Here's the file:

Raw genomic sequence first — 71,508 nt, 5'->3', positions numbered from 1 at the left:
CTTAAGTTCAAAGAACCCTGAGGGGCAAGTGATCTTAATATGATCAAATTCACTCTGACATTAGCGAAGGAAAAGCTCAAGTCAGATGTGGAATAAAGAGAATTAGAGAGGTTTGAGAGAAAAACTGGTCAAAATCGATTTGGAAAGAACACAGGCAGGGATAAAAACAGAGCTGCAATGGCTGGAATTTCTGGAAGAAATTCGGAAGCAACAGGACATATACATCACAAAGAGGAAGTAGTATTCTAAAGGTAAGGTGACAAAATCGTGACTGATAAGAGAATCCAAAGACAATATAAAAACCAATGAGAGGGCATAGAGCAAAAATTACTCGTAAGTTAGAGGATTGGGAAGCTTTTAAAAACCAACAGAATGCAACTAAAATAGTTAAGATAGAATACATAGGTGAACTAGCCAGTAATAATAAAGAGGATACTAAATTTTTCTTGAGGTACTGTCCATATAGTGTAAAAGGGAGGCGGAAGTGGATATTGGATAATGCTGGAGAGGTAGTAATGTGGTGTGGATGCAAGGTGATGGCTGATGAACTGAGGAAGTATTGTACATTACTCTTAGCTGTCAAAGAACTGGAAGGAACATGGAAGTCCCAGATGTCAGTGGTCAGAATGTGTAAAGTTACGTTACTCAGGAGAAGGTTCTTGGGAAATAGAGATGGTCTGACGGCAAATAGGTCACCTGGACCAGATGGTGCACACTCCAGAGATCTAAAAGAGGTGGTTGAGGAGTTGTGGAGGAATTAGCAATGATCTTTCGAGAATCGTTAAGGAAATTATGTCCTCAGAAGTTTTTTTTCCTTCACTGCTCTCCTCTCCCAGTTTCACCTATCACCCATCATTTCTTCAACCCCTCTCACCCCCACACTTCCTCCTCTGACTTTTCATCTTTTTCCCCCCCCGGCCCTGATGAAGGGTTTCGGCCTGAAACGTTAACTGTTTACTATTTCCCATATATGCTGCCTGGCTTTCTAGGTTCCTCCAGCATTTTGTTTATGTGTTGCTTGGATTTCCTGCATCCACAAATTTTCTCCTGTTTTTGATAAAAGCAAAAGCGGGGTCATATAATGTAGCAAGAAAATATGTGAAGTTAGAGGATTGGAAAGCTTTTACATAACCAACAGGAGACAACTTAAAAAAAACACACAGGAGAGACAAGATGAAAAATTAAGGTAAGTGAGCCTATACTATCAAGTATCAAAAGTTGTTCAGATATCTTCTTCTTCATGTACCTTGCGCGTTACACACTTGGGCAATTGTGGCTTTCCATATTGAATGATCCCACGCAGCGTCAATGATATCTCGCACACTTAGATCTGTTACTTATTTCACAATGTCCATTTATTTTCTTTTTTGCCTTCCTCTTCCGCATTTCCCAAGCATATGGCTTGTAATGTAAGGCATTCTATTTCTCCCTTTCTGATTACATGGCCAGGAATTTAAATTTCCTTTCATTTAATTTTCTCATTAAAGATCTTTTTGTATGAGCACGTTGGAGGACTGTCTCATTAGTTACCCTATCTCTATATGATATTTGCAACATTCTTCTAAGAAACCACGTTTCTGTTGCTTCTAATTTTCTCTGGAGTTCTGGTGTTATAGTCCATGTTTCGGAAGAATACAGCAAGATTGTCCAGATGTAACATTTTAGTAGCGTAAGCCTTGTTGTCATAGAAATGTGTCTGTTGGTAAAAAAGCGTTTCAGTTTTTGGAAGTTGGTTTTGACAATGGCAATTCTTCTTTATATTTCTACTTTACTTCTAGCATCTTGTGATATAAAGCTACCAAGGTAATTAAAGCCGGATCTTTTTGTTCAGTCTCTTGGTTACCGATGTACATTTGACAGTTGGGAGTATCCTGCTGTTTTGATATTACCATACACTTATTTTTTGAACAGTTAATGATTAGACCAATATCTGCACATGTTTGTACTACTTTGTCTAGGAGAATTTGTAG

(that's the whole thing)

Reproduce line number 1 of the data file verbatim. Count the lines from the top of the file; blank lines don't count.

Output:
Raw genomic sequence first — 71,508 nt, 5'->3', positions numbered from 1 at the left: